Parked in front of my building this morning is a Hawaiian Ford GT, which retails for the suggested price of $139,995. Someone has to be serious about their car to bring it all the way from Hawaii. They even have driving gloves that match the seat belts.
This is the first time I've seen one parked, I never realized how deep the vents behind the radiator are in the hood.
Like all expensive cars, the motor has its own window.
Above is a small part of my music listening history as reported to last.fm over the last year and a half. Time is plotted left to right, overall number of tracks by the width of the shape, and the colors represent individual artists. I used LastGraph3, which if given your user name will make a set of graphs from your data.
If you click on the image above, you'll see the full history. It looks like I go through periods where I listen to a fair bit of music, and then stop, and start again. I think there's a fair amount of smoothing of the data. I think my history would look even more jagged without smoothing.
I like plots like this because they show multidimensional data using colors and shapes in an intelligent way. Of course the classic example is Minard's famous depiction of Napoleon's 1812 Russian campaign. I think everyone should have to learn how to make good plots, and understand how to read one. When I was a TA, I constantly had to remind students the point of making graphs - I think nearly all of them felt it was busy work rather than a way to organize and visualize data; a way to recognize a physical effect.
Just like significant figure errors (I am bothered enough by those to contact newspaper reporters: I've done it in the past), I cringe at the sight of misleading or poorly organized graphs. The worst offenders tend to use Excel, whose plots are instantly recognizable as probably being garbage. I also dislike the USA Today charts and many plots seen on the various network evening news shows. Too much artistic influence from graphics artists (no offense K.P.!), and not enough substance.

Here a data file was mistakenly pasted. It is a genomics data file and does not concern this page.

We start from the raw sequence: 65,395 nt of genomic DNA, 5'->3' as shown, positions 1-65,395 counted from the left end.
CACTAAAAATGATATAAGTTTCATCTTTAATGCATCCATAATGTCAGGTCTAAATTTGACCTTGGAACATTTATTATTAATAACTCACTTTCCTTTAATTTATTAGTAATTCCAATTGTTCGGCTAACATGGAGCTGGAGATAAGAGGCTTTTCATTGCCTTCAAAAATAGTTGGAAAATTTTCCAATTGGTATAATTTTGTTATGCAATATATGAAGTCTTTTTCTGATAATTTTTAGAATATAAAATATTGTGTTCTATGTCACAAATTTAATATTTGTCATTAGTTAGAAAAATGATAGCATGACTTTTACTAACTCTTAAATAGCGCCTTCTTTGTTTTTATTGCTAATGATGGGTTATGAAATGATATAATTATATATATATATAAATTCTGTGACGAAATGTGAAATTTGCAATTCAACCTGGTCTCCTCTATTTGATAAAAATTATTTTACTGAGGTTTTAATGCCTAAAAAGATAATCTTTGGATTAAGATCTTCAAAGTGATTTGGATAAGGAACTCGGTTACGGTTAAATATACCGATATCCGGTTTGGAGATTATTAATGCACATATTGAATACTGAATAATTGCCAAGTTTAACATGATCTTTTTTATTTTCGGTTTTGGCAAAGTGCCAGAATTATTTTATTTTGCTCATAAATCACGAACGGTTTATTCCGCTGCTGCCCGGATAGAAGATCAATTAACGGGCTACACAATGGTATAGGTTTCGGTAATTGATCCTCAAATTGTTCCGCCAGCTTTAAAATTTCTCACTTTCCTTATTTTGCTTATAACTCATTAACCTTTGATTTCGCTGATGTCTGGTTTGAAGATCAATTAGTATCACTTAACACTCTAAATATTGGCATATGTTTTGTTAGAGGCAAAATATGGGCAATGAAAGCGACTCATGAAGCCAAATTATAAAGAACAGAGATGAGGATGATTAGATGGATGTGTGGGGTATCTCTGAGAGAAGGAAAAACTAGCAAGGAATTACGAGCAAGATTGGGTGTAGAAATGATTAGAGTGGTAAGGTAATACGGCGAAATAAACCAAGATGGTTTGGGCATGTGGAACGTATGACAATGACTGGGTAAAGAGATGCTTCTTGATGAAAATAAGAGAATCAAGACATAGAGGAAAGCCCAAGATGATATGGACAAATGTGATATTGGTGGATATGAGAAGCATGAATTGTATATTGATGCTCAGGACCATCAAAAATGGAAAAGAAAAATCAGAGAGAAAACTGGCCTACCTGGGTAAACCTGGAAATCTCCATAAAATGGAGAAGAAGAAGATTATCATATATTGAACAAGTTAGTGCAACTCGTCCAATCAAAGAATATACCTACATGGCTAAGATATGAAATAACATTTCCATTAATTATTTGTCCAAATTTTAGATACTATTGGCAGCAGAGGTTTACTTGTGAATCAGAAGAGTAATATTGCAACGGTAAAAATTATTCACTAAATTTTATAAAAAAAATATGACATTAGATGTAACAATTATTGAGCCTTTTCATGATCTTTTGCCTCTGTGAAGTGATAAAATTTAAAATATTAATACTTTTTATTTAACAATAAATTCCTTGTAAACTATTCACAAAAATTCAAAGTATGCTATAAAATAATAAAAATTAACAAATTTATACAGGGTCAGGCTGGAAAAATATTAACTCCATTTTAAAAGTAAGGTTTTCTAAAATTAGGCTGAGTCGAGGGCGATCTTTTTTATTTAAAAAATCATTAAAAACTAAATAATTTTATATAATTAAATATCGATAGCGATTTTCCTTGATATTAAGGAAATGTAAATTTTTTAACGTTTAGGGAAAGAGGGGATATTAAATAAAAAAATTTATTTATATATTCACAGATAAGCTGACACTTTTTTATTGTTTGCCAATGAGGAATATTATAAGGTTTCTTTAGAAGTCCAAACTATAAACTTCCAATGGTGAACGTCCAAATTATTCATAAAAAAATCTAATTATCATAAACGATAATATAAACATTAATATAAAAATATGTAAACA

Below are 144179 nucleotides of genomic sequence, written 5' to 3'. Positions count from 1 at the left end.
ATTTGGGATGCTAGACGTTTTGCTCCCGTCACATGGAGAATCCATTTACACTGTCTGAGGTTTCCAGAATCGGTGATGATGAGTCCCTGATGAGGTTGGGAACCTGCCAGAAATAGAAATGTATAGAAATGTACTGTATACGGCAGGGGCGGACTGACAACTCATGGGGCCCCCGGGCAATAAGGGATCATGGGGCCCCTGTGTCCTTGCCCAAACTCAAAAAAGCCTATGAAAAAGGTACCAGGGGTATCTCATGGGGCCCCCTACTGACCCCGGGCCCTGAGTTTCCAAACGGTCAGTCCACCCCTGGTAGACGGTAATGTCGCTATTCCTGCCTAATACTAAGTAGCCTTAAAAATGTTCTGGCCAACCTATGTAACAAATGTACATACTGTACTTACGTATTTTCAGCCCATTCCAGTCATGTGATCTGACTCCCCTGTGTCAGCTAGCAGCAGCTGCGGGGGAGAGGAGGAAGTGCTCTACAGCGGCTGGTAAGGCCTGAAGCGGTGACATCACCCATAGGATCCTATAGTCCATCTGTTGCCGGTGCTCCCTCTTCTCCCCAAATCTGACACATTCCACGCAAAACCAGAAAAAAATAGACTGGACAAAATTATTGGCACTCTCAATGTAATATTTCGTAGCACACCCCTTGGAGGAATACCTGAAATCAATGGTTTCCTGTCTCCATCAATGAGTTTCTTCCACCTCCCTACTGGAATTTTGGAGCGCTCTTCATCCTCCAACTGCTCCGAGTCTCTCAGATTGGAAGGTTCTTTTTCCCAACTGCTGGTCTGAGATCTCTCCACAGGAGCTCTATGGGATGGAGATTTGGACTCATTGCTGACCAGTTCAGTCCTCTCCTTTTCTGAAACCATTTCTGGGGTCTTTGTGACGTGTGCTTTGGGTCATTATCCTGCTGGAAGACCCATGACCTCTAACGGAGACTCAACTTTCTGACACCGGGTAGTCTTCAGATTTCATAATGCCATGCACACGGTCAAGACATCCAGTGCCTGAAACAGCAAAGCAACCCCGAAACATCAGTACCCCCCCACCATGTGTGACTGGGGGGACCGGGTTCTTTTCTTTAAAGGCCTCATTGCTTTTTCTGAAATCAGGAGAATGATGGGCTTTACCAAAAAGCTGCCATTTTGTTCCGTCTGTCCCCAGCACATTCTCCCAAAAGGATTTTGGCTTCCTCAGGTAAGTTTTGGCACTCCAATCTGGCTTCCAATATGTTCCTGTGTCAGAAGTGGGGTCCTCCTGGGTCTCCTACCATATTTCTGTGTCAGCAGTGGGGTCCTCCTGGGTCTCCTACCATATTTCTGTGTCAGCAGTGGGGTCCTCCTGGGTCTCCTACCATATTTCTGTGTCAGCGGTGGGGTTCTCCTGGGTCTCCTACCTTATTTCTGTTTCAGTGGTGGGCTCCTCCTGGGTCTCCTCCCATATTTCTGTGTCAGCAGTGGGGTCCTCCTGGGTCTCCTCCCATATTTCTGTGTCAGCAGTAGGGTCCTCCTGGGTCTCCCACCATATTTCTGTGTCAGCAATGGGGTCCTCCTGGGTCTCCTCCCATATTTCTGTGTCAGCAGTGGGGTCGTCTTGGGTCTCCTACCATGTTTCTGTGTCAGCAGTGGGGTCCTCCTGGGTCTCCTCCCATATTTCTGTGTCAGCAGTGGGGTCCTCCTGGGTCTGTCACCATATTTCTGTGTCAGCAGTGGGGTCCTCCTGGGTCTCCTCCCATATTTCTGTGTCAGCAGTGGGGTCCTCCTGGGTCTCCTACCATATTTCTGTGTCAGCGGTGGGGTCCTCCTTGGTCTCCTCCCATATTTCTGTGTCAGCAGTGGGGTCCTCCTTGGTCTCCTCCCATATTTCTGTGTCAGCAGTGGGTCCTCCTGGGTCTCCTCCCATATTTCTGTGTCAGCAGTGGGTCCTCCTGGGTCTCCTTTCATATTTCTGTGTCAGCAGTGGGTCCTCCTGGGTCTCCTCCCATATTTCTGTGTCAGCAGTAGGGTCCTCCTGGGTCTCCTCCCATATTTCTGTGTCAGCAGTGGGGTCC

Two and a half years ago I moved my website off my father's computer at home to Site5. For a while it was great, especially compared to serving a website over a cable modem connection. However, over the last year or two it's gotten progressively worse, something I discussed in this post about a year ago. Also over a year ago, Site5 promised to move everyone to new servers. It hasn't happened, and my service has gone steadily downhill.
My first two-year prepaid period with Site5 went up in December last year, and I seriously thought about moving. I looked at other shared hosting companies, but I felt I would probably have the same problems on a new shared host. I looked into hybrid solutions, but that too didn't seem a guaranteed improvement. I liked the idea of Virtual Private Servers (VPS), but I couldn't find one with enough disk space in my budget.
A few months ago, my lab mate Rick pointed me towards s3fs, which intrigued me. s3fs puts your data on Amazon S3, but allows the data to appear to be local to the server, like another hard drive. You pay for only what you use with S3, and it has virtually unlimited space. Suddenly, a VPS hosting solution fit into my budget. I could pay for a VPS with less disk space than I needed, but still get the power of VPS. It was also an upgrade because now me and my family could upload as much data as we wanted, and it would be much more secure from disk failure than before.
This website and other sites that were on the old server are now being hosted on a machine from linode.com. I'm using their lowest option, which has 10GB of space. I installed Ubuntu Hardy Heron which seems like a solid Linux distribution. s3fs has proven to be reliable and fast enough, although it's much slower than having the data on a local disk. Using Apache rewrites, my father and I have made it such that when a web browser asks for items on a page that exists on S3, the request goes there instead from this server, which saves lots of time. I've also figured out how to shoehorn Gallery2 into using S3.